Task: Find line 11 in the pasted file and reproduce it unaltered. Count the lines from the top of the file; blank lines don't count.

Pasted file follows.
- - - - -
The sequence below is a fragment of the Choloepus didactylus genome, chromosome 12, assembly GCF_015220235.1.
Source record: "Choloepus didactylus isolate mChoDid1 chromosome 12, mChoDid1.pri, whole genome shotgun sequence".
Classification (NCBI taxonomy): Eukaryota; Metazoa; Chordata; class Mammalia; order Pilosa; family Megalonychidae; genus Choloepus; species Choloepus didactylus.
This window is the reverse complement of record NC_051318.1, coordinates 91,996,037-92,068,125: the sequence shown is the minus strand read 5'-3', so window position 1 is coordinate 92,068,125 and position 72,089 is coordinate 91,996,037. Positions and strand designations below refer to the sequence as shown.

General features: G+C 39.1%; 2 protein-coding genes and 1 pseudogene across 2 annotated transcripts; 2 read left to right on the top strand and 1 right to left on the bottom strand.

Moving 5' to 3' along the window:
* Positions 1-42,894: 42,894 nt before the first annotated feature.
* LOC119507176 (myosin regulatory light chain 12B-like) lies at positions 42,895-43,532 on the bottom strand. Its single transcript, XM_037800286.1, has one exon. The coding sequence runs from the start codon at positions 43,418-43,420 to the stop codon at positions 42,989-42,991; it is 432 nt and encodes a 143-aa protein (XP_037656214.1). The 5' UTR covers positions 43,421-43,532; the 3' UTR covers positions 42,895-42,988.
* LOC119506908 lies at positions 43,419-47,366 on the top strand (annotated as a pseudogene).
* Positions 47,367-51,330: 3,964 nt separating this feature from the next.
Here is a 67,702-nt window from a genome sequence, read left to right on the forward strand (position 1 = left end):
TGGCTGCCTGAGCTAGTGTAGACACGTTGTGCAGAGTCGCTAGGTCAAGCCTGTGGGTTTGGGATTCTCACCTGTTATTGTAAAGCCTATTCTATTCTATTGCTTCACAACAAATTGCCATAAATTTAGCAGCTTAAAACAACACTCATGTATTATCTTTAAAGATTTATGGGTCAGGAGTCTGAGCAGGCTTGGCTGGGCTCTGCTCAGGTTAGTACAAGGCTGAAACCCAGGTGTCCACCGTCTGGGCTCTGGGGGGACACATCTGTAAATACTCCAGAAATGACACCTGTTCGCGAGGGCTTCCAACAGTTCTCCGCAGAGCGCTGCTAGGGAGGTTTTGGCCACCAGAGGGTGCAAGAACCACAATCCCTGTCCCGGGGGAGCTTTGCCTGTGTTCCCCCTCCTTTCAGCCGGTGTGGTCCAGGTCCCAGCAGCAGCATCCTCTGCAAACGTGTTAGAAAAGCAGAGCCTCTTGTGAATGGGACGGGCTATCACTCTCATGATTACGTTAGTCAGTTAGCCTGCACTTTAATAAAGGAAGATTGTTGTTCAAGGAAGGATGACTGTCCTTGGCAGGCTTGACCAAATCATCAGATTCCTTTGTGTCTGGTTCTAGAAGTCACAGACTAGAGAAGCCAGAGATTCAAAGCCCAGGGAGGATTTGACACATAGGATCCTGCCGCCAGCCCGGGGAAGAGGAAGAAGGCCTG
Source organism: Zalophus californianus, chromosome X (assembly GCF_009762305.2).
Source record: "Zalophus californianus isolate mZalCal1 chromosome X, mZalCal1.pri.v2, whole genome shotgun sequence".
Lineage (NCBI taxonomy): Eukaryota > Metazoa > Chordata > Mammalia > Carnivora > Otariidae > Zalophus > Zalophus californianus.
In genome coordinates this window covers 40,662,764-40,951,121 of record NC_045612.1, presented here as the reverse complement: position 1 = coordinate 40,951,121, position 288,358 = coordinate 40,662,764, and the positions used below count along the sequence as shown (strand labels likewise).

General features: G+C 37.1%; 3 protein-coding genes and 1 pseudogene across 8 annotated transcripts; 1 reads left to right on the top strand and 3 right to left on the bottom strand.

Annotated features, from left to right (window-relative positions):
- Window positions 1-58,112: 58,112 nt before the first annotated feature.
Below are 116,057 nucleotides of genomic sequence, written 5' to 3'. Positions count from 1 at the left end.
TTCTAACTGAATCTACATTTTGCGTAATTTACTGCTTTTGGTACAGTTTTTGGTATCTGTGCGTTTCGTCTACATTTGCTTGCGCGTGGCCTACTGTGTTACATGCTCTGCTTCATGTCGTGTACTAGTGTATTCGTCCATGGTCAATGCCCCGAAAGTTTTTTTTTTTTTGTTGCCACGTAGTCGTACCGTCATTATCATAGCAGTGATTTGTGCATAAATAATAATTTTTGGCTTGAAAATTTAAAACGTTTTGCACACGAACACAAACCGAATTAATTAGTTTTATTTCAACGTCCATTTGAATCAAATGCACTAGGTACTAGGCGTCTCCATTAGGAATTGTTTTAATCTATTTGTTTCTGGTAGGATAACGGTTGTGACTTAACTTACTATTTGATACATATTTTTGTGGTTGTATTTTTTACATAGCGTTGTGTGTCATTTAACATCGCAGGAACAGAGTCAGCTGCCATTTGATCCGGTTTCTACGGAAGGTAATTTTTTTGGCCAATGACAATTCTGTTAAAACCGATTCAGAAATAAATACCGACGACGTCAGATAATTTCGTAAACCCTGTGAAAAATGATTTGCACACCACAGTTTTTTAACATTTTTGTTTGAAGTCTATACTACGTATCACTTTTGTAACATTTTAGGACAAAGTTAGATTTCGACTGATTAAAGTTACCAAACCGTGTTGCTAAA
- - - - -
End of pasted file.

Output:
Here is a 67,702-nt window from a genome sequence, read left to right on the forward strand (position 1 = left end):